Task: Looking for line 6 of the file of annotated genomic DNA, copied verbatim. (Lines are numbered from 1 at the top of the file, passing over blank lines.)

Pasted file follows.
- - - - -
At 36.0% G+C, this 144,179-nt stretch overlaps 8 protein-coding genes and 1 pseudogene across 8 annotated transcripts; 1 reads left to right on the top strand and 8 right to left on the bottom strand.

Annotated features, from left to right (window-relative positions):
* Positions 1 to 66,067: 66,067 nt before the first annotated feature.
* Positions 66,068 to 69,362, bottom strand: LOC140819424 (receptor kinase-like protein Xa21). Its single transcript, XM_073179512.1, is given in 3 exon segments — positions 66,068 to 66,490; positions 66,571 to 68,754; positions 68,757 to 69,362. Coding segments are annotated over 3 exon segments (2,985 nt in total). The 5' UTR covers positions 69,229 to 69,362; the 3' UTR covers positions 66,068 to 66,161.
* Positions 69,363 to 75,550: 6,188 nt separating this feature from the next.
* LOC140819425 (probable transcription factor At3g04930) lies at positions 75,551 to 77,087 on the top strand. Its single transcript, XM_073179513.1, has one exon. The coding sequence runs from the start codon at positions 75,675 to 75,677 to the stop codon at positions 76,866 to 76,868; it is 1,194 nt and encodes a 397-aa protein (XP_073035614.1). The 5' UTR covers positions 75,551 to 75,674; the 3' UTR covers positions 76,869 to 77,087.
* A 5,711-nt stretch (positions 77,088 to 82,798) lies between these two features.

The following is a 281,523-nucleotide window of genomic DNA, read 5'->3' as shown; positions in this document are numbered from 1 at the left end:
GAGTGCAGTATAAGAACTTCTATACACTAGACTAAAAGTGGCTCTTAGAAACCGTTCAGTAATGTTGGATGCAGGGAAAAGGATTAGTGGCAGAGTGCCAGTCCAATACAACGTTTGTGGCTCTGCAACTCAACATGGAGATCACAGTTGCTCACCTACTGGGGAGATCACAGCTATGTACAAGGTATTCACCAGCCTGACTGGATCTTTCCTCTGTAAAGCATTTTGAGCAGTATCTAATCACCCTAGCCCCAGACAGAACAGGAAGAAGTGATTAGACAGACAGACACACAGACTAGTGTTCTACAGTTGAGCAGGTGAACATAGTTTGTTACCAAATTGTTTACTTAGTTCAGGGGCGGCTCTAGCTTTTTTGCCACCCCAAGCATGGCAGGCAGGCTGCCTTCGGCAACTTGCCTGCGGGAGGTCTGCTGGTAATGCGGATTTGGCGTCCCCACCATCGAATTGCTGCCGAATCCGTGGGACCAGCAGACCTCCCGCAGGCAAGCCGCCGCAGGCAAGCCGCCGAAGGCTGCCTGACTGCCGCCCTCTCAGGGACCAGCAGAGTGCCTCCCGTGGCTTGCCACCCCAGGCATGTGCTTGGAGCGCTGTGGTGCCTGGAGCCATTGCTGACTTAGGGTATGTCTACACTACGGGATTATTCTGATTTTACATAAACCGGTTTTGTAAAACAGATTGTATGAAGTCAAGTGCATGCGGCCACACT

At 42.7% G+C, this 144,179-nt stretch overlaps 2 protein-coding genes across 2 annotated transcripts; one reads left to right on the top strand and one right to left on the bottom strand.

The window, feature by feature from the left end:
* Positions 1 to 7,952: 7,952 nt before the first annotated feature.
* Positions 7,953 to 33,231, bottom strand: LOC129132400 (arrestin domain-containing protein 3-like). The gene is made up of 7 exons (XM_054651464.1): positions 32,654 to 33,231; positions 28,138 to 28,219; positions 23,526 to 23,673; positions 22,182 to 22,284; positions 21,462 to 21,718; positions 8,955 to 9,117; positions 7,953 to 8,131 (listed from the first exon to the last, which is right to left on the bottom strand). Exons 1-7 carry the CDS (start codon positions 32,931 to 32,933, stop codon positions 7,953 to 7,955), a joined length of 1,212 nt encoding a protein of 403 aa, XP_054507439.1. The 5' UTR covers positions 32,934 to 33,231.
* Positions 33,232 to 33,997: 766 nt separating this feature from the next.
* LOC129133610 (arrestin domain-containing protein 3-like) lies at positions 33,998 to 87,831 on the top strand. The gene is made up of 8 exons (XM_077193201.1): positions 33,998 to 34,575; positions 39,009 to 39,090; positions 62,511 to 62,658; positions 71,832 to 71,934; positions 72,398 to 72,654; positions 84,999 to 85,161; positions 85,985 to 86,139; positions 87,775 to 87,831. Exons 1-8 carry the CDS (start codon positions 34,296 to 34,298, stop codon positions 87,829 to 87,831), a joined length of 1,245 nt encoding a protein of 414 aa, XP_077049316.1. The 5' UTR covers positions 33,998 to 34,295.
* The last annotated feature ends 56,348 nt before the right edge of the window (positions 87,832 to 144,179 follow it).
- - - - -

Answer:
* LOC140819425 (probable transcription factor At3g04930) lies at positions 75,551 to 77,087 on the top strand. Its single transcript, XM_073179513.1, has one exon. The coding sequence runs from the start codon at positions 75,675 to 75,677 to the stop codon at positions 76,866 to 76,868; it is 1,194 nt and encodes a 397-aa protein (XP_073035614.1). The 5' UTR covers positions 75,551 to 75,674; the 3' UTR covers positions 76,869 to 77,087.